Chief executive officer Jan Stig Andersen tells Drapers why Danish outerwear brand Rains is betting on bricks and mortar.
Rains was founded in 2012 and is known for its fresh spin on the traditional rubber raincoat. It plans to open 10 new branches around the world before the end of this year, including debut stores in Stockholm, Gent and Utrecht, as well as second locations in London, Paris and Copenhagen. Chief executive Jan Stig Andersen explains why it is looking beyond etail.
Many retailers and brands are closing stores – why are you pushing ahead with an ambitious expansion plan?
There is no doubt that there is a transformation in the way retailers go to market, but there is a bright future for companies that understand omnichannel behaviour.
At Rains, we believe that our online platform and our stores fulfil different needs at the same time. The right mix of physical and digital product availability is essential. The Rains stores are a statement of being the category leader within fashionable rainwear.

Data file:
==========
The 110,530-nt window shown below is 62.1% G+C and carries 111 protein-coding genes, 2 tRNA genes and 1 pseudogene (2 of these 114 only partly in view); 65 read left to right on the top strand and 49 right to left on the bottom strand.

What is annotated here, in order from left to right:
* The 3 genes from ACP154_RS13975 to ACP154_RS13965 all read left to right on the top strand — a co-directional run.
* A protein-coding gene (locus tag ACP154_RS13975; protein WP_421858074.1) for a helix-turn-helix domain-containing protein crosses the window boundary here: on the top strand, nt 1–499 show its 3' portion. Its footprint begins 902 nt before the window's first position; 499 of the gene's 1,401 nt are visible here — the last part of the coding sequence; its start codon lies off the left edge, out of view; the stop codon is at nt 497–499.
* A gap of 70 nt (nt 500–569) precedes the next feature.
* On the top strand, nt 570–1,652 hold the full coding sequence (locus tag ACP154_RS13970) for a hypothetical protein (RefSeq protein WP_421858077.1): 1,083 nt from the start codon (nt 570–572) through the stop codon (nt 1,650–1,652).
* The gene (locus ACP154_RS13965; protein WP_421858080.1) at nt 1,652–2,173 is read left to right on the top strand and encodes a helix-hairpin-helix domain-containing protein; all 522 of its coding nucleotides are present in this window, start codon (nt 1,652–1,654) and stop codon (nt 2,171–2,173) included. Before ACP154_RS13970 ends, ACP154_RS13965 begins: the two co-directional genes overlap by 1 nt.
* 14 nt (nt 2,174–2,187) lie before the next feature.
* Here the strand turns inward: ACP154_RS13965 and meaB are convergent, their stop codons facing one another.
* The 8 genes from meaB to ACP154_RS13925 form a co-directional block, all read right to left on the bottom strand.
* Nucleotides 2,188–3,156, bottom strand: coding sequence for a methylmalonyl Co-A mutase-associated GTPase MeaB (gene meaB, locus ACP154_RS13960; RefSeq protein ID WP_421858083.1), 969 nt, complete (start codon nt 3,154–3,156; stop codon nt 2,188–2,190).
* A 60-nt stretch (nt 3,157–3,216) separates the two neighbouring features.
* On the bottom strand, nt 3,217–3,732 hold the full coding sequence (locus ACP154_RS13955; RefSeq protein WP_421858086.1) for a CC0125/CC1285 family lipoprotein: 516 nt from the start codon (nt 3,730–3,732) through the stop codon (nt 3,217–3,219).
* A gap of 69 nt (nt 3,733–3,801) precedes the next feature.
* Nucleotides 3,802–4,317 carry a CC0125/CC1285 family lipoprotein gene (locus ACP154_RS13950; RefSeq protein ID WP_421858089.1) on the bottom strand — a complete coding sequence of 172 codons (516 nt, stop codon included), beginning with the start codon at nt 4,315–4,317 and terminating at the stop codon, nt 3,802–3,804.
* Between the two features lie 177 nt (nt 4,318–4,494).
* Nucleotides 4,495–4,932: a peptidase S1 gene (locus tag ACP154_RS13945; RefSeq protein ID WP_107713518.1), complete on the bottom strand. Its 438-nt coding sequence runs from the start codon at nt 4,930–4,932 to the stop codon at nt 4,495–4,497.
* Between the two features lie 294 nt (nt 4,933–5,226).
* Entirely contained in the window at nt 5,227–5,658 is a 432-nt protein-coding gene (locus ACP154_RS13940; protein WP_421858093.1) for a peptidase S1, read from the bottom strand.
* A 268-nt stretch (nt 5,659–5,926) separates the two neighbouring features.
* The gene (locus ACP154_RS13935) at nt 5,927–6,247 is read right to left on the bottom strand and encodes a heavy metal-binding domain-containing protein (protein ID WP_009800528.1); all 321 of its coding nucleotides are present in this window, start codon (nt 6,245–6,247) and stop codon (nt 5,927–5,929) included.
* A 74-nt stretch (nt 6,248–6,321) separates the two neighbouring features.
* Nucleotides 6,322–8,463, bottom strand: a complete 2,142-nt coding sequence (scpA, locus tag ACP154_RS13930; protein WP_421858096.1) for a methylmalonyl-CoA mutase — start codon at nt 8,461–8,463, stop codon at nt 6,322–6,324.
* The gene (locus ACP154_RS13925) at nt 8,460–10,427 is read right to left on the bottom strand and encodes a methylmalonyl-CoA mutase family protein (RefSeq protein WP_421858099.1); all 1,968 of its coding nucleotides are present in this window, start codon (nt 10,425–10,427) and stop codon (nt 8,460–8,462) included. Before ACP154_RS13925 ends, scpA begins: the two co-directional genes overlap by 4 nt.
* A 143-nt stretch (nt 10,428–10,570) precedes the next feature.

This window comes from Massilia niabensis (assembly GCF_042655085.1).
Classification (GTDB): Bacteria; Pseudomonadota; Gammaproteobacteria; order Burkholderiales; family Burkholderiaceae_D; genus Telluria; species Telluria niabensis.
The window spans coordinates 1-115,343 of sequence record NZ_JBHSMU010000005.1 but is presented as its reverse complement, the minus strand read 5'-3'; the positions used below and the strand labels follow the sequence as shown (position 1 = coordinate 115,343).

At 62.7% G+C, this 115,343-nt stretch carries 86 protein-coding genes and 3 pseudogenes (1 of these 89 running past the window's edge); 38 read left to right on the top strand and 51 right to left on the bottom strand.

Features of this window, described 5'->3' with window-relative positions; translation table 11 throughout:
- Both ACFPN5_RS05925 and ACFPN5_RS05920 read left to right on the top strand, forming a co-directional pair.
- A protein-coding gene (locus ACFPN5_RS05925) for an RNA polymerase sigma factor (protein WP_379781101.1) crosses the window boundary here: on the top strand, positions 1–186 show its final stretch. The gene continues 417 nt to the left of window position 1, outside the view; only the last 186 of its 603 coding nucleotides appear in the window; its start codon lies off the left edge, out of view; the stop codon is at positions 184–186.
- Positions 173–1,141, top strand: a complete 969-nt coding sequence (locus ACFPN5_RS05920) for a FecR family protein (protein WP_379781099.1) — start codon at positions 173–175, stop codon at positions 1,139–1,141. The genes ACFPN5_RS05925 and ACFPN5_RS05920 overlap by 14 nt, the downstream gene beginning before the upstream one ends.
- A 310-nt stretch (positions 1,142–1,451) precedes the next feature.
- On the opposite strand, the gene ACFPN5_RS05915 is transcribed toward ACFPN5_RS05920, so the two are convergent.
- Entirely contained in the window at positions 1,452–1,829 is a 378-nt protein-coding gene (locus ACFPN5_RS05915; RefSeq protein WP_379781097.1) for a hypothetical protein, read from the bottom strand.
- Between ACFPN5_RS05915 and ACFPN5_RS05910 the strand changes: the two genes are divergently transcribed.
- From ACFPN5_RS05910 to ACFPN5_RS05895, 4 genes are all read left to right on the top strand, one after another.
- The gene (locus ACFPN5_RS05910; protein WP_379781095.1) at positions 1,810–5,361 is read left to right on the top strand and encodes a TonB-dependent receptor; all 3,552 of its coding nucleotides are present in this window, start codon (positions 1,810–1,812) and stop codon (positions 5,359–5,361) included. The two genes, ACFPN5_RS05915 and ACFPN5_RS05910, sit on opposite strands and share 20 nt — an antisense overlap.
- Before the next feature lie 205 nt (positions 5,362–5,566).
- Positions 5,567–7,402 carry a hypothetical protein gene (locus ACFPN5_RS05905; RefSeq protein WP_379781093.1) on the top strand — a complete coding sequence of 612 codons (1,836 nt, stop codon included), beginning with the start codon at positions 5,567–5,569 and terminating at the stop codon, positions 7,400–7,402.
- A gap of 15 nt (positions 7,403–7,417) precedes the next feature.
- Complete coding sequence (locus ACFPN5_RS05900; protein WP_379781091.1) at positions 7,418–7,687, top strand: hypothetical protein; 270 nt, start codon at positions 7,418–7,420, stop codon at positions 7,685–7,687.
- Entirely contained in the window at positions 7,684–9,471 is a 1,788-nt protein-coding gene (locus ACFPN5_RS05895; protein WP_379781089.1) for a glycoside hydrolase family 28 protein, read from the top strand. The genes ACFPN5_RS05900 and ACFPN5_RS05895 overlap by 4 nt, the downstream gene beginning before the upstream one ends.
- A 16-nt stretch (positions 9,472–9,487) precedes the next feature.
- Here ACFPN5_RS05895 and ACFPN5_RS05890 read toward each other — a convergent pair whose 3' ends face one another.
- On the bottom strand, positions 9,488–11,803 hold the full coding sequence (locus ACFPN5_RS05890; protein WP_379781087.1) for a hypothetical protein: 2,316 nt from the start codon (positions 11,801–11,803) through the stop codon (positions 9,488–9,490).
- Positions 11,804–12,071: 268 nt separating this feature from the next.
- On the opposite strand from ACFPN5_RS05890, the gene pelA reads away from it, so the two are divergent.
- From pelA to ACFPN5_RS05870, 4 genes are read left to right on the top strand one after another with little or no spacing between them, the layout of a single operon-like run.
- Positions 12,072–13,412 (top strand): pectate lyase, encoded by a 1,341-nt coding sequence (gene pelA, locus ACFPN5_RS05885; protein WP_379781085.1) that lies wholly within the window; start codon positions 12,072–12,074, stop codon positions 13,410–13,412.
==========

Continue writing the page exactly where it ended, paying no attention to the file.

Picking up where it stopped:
What will opening the stores bring to the brand?
The Rains stores will act as hubs for international, fashion-conscious consumers to experience the entirety of our collection. In the Rains stores, the consumer can see, touch, feel and try on the products in a branded environment with skilled associates providing knowledgeable guidance and service. We offer a feeling and an experience.
What is the strategy behind the new store’s locations?
We are selling a lifestyle product, so we must be present where our target consumers are. The fashion-conscious consumer is travelling to, shopping in and moving into the big cities. The natural centre for innovation, creative density and the future business concentration is in the big cities. When we enter a new market, we base it on what we call a “big-city approach”, so we think about starting with Shanghai rather than entering China, starting with New York rather than entering the US.
What will the new stores look like?
The stores incorporate natural and industrial textures. The concept is inspired by Nordic weather conditions. The environment is clean yet surprising, and highlights our colourful and diverse waterproof rainwear universe.
What do you think is behind Rains’ popularity since it launched in 2012?
It is obviously important to offer a high-quality product, great service and effective branding. Rains has delivered all these basics. Other characteristics are an understanding of the audience and not trying to appeal to everyone. [You have to] finding the right branding and pricing approach, which requires a detailed understanding of the market. Rains is consistent in quality, service and product quality.